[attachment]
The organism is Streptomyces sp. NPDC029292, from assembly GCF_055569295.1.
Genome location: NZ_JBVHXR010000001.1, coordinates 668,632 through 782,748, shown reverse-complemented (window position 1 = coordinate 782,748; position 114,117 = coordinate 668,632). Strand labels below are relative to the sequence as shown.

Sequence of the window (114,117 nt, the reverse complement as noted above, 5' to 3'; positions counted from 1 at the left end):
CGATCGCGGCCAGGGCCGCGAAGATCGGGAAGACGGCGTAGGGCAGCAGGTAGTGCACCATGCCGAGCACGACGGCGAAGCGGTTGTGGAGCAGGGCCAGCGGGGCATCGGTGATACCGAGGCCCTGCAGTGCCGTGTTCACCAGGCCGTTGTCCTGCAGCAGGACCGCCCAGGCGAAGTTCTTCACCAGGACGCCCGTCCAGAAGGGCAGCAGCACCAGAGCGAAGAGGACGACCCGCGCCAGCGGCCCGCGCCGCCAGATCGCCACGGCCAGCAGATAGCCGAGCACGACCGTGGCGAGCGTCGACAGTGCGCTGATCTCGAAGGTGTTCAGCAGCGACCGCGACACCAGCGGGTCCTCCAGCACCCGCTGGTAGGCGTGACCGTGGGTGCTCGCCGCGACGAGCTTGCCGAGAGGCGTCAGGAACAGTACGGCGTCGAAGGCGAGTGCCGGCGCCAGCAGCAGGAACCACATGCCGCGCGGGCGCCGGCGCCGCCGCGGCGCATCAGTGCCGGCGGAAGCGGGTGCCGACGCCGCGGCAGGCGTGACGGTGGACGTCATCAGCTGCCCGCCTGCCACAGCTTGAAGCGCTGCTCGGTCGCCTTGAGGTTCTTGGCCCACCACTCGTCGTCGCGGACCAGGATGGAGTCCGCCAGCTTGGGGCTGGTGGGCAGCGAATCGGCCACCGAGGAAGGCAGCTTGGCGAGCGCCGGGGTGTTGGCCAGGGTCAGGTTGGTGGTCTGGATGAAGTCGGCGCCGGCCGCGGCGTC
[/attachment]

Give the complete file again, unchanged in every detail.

The organism is Streptomyces sp. NPDC029292, from assembly GCF_055569295.1.
Genome location: NZ_JBVHXR010000001.1, coordinates 668,632 through 782,748, shown reverse-complemented (window position 1 = coordinate 782,748; position 114,117 = coordinate 668,632). Strand labels below are relative to the sequence as shown.

Sequence of the window (114,117 nt, the reverse complement as noted above, 5' to 3'; positions counted from 1 at the left end):
CGATCGCGGCCAGGGCCGCGAAGATCGGGAAGACGGCGTAGGGCAGCAGGTAGTGCACCATGCCGAGCACGACGGCGAAGCGGTTGTGGAGCAGGGCCAGCGGGGCATCGGTGATACCGAGGCCCTGCAGTGCCGTGTTCACCAGGCCGTTGTCCTGCAGCAGGACCGCCCAGGCGAAGTTCTTCACCAGGACGCCCGTCCAGAAGGGCAGCAGCACCAGAGCGAAGAGGACGACCCGCGCCAGCGGCCCGCGCCGCCAGATCGCCACGGCCAGCAGATAGCCGAGCACGACCGTGGCGAGCGTCGACAGTGCGCTGATCTCGAAGGTGTTCAGCAGCGACCGCGACACCAGCGGGTCCTCCAGCACCCGCTGGTAGGCGTGACCGTGGGTGCTCGCCGCGACGAGCTTGCCGAGAGGCGTCAGGAACAGTACGGCGTCGAAGGCGAGTGCCGGCGCCAGCAGCAGGAACCACATGCCGCGCGGGCGCCGGCGCCGCCGCGGCGCATCAGTGCCGGCGGAAGCGGGTGCCGACGCCGCGGCAGGCGTGACGGTGGACGTCATCAGCTGCCCGCCTGCCACAGCTTGAAGCGCTGCTCGGTCGCCTTGAGGTTCTTGGCCCACCACTCGTCGTCGCGGACCAGGATGGAGTCCGCCAGCTTGGGGCTGGTGGGCAGCGAATCGGCCACCGAGGAAGGCAGCTTGGCGAGCGCCGGGGTGTTGGCCAGGGTCAGGTTGGTGGTCTGGATGAAGTCGGCGCCGGCCGCGGCGTC